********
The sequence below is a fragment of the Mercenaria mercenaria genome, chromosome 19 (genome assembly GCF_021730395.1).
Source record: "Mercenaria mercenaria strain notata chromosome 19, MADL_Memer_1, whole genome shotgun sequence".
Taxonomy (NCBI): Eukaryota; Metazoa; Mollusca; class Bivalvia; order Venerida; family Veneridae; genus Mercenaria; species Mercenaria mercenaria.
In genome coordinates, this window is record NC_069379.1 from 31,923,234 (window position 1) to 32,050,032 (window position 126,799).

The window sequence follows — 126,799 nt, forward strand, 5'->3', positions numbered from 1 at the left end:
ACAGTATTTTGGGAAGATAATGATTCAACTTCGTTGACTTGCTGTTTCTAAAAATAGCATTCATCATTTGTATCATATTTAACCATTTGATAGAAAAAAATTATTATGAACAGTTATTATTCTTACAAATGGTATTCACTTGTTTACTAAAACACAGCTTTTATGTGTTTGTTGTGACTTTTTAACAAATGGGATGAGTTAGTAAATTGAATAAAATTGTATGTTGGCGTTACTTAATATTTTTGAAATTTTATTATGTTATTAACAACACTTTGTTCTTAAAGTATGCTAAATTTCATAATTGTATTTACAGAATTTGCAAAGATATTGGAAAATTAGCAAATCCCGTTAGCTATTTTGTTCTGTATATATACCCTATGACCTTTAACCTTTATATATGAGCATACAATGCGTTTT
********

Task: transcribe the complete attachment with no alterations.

The sequence below is a fragment of the Mercenaria mercenaria genome, chromosome 19 (genome assembly GCF_021730395.1).
Source record: "Mercenaria mercenaria strain notata chromosome 19, MADL_Memer_1, whole genome shotgun sequence".
Taxonomy (NCBI): Eukaryota; Metazoa; Mollusca; class Bivalvia; order Venerida; family Veneridae; genus Mercenaria; species Mercenaria mercenaria.
In genome coordinates, this window is record NC_069379.1 from 31,923,234 (window position 1) to 32,050,032 (window position 126,799).

The window sequence follows — 126,799 nt, forward strand, 5'->3', positions numbered from 1 at the left end:
ACAGTATTTTGGGAAGATAATGATTCAACTTCGTTGACTTGCTGTTTCTAAAAATAGCATTCATCATTTGTATCATATTTAACCATTTGATAGAAAAAAATTATTATGAACAGTTATTATTCTTACAAATGGTATTCACTTGTTTACTAAAACACAGCTTTTATGTGTTTGTTGTGACTTTTTAACAAATGGGATGAGTTAGTAAATTGAATAAAATTGTATGTTGGCGTTACTTAATATTTTTGAAATTTTATTATGTTATTAACAACACTTTGTTCTTAAAGTATGCTAAATTTCATAATTGTATTTACAGAATTTGCAAAGATATTGGAAAATTAGCAAATCCCGTTAGCTATTTTGTTCTGTATATATACCCTATGACCTTTAACCTTTATATATGAGCATACAATGCGTTTT